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Children Of Orion

The Series

The Twins Above - Book I    |    The Time Weaver - Book II    |    Return To Ash'elon - Book III

Available as a Kindle e-Book

Which future would you choose if you found yourself caught between parallel universes?


As you'll note below The Twins Above, Book I, was originally self-published in 2001 under the title Children of Orion Book I.

Award - Certificate of Merit
2001 Writer's Digest Self Published Book Awards

"CHILDREN OF ORION is easily the best science fiction in this stack of contest entries. It's a crackling good read that reminded me positively of the best of Nivin, Poul, and sometimes even Silverberg. Probably Marion Zimmer Bradley's better Darkover novels are what CHILDREN OF ORION reminds me of most. No matter what, it's clear that the author has read deeply and well in the science fiction genre, so his novel isn't just another rehash of well-worn plot conventions and character types. Thank heaven Mr. Ipcar knows what a light year is, what neutron stars and binary systems are all about, and he even adds the enormous swath of galaxies known as the Great Wall. The very nature of the planet N'ayu makes a terrific setting.

The prose is smooth and strong, and the story has obviously been well polished. CHILDREN OF ORION is peopled with cultures and characters that are believable within their context of alien and human-descended races more than 20,000 years (!) hence. For a while there I was concerned that the novel's story would reduce itself to yet another "medieval Europe thinly disguised as an alien planet" trope, but fortunately the author avoids the easy pitfalls and keeps the Mateek and Wai'min, and even the Majiskalas, fresh and believable.

With all that, though, I think what impressed me most about CHILDREN OF ORION was its well-drawn women characters. Captain Kerry, T'Nahlia, Zyaina, and T'Laradayh are all refreshing presence in a genre still more than a bit too male-centric - and not just because they are lovingly fleshed out individuals well presented in a good story.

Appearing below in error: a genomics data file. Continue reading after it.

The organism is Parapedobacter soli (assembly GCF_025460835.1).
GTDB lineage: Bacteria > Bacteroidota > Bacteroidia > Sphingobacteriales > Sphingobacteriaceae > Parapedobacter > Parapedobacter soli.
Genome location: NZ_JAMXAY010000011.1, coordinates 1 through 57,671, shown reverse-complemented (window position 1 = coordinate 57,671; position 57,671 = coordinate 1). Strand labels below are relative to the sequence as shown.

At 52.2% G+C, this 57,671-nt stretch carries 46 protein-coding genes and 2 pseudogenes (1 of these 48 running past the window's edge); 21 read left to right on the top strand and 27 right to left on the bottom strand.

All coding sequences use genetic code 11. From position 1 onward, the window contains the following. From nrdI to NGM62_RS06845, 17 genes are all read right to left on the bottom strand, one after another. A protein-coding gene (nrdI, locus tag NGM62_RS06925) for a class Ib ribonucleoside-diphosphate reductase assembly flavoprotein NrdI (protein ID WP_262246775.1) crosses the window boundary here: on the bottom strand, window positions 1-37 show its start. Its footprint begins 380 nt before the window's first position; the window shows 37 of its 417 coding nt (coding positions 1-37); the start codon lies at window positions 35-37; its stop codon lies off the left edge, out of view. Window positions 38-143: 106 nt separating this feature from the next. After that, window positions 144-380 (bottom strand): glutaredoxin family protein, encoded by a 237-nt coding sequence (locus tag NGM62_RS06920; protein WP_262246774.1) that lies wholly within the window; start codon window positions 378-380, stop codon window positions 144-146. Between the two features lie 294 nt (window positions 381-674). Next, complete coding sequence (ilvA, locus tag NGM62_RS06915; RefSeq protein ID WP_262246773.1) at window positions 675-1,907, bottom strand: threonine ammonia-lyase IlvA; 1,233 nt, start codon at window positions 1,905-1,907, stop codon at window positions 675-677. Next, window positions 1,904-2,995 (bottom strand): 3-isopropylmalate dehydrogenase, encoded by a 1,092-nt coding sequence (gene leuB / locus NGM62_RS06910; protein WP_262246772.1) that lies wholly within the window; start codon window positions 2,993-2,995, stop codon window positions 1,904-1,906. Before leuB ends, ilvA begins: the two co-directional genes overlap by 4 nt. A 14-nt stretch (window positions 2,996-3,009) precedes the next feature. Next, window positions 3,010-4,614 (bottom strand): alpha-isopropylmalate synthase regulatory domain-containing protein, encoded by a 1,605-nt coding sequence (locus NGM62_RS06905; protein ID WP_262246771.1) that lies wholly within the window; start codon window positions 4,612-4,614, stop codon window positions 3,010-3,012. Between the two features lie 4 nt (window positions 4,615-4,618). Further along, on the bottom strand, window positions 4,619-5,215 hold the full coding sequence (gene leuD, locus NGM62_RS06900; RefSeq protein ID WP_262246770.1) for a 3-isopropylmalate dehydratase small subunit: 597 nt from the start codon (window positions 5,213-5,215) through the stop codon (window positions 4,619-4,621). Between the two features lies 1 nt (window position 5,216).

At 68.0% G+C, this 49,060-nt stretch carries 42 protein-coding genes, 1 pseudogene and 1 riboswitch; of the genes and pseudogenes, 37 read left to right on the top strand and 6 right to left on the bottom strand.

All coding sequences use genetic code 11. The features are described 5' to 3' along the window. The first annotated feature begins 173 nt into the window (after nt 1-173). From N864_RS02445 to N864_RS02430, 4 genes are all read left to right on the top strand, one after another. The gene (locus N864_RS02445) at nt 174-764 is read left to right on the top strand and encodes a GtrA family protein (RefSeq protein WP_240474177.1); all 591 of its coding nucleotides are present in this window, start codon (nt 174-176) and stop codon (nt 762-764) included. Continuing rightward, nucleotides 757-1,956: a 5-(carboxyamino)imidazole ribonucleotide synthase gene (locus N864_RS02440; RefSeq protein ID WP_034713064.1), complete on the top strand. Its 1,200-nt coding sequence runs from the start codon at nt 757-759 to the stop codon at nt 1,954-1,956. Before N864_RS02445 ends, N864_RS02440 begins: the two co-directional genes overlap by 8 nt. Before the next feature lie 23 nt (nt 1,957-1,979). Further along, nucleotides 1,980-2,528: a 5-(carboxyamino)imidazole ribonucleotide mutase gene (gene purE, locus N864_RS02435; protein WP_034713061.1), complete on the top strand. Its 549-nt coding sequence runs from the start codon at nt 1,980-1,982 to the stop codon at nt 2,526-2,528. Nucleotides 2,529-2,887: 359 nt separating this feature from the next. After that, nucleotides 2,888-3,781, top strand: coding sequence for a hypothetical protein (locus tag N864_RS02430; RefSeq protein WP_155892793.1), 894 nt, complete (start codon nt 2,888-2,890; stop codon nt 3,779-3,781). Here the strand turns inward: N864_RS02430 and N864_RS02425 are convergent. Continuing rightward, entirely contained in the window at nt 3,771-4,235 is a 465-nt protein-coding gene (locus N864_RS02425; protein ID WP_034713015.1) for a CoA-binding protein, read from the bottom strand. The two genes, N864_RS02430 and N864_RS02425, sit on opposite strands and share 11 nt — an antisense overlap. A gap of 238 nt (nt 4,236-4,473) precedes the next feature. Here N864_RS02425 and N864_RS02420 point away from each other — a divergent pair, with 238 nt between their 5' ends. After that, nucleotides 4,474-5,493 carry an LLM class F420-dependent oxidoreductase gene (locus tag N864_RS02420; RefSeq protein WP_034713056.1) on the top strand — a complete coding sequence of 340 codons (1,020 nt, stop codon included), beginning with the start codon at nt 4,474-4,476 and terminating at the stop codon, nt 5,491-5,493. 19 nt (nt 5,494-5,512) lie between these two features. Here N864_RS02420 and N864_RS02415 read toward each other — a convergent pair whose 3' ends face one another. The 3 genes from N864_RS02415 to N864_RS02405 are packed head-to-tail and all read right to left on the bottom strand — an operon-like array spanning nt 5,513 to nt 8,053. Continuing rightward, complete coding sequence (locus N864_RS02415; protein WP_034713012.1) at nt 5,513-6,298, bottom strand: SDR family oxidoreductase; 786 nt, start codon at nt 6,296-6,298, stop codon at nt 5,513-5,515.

I'm certain that CHILDREN OF ORION will find a good audience within the science fiction community. It's at least as good as most interstellar planetfall adventures out there on the shelves. Here's wishing the author luck with the continuing saga...."


From Amazon.com

Feb 25, 2002 Reviewer: Nat
"Intreguing new style of sci-fi novel..."

"How many times have we heard of the story: sailors, astronauts, passengers of some kind, are stranded in some foreign place, and they have to fight against the odds to survive. Well, this book may have that idea for a basis, but the background and concepts of it all are far more intriguing than any sci-fi books I have read before.... you are presented with concepts that create a perfect image in your mind of a hierarchal space-faring society .. .a very fun read, quite a good book."


Nov 27th, 2001, 2002 Reviewer: Leah Casner
"Fun & Fascinating..."

"Robert Ipcar's sci fi novel, Children of Orion, is an intriguing and thought provoking read, describing the encounter of a mythical-based culture with a space traveling civilization - a SCI Fi version of western Europe meeting native American, perhaps. The story is fast moving and unexpected - I really enjoyed it heartily. This book promises to be the first of trilogy - I can hardly wait for the next. Keep 'em coming!"

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Book Two
The Time Weaver

Book Three
Return To Ash'elon